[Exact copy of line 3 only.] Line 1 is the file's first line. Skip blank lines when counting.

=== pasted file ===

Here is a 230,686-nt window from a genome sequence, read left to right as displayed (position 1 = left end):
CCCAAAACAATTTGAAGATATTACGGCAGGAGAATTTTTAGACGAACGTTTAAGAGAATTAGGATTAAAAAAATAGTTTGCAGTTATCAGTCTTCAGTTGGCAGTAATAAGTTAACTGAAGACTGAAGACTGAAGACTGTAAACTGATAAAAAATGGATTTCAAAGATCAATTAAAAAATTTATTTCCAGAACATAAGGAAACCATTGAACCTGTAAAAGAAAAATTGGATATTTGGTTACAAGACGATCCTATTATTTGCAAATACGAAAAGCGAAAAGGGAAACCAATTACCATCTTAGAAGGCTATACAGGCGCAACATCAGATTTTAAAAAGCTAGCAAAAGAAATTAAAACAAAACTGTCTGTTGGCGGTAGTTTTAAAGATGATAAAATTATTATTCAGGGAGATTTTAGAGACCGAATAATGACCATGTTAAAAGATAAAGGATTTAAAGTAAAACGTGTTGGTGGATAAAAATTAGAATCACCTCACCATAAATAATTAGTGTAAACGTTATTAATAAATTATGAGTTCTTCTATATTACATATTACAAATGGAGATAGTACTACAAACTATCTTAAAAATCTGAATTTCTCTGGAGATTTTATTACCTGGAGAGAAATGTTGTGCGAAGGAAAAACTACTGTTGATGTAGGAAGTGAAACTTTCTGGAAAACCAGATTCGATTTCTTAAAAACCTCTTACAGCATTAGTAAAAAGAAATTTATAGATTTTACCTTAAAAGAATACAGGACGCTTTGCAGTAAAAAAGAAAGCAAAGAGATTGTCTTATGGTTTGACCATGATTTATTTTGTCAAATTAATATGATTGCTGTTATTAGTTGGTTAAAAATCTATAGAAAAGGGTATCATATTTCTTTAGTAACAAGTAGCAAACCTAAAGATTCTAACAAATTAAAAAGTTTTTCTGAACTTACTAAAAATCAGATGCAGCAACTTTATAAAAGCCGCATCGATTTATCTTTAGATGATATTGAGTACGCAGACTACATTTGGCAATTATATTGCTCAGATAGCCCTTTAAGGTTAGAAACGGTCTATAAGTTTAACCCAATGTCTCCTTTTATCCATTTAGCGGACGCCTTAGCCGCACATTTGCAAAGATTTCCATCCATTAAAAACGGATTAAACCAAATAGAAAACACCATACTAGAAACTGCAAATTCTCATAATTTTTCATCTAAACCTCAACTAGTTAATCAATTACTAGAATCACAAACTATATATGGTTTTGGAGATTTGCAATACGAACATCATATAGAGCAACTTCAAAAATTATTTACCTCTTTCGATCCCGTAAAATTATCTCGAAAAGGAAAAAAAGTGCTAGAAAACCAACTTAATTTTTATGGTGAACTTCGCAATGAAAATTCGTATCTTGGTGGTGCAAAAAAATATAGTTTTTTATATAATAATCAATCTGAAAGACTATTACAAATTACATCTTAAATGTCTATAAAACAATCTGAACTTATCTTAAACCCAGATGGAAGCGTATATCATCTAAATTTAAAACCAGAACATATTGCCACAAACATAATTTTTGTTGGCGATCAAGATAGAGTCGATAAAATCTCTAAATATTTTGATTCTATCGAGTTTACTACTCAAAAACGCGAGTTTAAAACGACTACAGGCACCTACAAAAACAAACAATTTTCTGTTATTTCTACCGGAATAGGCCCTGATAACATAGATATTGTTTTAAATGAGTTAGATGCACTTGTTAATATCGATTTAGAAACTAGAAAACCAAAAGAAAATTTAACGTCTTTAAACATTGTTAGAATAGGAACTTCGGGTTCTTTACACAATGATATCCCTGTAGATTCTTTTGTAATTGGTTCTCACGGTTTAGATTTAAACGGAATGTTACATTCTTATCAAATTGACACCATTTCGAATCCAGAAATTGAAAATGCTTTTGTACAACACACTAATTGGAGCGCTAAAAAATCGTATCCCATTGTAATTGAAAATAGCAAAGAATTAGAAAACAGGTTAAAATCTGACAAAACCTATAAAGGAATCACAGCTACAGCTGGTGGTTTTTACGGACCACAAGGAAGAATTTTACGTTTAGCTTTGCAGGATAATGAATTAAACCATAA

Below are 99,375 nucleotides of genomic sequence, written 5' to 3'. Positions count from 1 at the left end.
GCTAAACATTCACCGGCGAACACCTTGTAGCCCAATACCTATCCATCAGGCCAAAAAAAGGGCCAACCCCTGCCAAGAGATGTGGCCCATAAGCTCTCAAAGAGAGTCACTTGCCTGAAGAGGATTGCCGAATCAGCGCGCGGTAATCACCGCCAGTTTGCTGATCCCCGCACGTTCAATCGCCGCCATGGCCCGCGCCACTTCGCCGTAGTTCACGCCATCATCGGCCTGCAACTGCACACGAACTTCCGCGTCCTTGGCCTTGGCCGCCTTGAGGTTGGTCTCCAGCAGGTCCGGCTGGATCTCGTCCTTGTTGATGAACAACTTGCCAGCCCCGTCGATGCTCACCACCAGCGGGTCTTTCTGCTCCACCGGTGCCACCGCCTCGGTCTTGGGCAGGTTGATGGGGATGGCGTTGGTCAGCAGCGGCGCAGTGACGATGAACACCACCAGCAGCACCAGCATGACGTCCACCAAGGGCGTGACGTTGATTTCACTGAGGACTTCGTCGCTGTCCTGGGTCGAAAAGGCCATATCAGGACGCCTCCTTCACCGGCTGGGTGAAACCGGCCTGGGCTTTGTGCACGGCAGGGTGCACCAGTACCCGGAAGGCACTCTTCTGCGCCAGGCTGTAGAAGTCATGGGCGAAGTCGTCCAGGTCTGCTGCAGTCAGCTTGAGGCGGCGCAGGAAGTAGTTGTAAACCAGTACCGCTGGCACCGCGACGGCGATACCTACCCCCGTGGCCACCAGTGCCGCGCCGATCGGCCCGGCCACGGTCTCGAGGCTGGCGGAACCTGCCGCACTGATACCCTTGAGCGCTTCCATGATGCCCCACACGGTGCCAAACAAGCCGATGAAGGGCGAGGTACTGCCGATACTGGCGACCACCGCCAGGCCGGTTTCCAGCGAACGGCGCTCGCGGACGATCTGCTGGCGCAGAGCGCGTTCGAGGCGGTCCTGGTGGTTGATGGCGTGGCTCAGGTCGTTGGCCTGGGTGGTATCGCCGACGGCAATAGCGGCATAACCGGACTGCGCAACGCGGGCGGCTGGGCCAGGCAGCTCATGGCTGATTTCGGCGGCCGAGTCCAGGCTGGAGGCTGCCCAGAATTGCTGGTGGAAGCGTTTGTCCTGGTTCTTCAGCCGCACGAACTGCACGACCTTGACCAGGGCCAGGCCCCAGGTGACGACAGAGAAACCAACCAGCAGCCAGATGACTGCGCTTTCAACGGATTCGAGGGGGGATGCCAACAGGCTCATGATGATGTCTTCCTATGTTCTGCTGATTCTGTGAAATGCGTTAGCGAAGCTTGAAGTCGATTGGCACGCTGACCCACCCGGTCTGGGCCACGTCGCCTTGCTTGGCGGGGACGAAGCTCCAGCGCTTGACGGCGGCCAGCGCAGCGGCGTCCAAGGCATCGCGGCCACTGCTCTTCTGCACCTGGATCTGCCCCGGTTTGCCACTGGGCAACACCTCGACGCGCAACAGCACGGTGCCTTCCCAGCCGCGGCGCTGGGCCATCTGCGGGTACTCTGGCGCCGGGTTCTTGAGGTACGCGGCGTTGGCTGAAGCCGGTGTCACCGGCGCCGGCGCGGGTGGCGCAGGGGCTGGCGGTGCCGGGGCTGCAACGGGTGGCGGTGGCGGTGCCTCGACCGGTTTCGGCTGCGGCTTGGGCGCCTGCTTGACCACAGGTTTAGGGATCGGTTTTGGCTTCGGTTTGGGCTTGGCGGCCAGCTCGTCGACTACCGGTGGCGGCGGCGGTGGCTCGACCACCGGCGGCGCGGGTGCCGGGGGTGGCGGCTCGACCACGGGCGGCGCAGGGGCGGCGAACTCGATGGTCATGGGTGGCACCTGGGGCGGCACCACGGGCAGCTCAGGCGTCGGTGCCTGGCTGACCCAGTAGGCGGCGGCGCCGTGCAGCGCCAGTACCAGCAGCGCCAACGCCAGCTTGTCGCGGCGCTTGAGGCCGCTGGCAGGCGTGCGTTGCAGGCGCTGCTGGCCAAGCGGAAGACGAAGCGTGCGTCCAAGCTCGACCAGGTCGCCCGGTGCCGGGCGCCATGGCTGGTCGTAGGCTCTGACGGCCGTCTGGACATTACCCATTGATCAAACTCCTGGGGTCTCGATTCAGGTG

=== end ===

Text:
Below are 99,375 nucleotides of genomic sequence, written 5' to 3'. Positions count from 1 at the left end.